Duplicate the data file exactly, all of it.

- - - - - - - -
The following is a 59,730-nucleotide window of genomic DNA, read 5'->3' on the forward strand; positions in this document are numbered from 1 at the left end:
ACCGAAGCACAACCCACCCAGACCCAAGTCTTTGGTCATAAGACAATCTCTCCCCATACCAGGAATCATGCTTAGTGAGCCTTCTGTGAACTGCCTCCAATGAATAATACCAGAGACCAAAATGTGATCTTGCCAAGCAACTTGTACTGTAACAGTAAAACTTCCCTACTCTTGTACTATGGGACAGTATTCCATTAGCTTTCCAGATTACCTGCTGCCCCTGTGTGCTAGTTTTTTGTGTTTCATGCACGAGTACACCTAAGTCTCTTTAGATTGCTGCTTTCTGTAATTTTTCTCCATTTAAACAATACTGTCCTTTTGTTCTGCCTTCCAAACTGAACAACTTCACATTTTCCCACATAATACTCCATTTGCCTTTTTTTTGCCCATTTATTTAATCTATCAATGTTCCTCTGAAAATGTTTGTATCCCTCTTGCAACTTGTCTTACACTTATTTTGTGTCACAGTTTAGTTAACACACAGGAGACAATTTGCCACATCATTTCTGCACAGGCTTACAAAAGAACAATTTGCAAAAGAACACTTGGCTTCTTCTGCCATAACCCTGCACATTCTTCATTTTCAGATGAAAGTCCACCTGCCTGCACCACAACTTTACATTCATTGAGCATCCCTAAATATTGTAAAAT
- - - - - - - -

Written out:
The following is a 59,730-nucleotide window of genomic DNA, read 5'->3' on the forward strand; positions in this document are numbered from 1 at the left end:
ACCGAAGCACAACCCACCCAGACCCAAGTCTTTGGTCATAAGACAATCTCTCCCCATACCAGGAATCATGCTTAGTGAGCCTTCTGTGAACTGCCTCCAATGAATAATACCAGAGACCAAAATGTGATCTTGCCAAGCAACTTGTACTGTAACAGTAAAACTTCCCTACTCTTGTACTATGGGACAGTATTCCATTAGCTTTCCAGATTACCTGCTGCCCCTGTGTGCTAGTTTTTTGTGTTTCATGCACGAGTACACCTAAGTCTCTTTAGATTGCTGCTTTCTGTAATTTTTCTCCATTTAAACAATACTGTCCTTTTGTTCTGCCTTCCAAACTGAACAACTTCACATTTTCCCACATAATACTCCATTTGCCTTTTTTTTGCCCATTTATTTAATCTATCAATGTTCCTCTGAAAATGTTTGTATCCCTCTTGCAACTTGTCTTACACTTATTTTGTGTCACAGTTTAGTTAACACACAGGAGACAATTTGCCACATCATTTCTGCACAGGCTTACAAAAGAACAATTTGCAAAAGAACACTTGGCTTCTTCTGCCATAACCCTGCACATTCTTCATTTTCAGATGAAAGTCCACCTGCCTGCACCACAACTTTACATTCATTGAGCATCCCTAAATATTGTAAAAT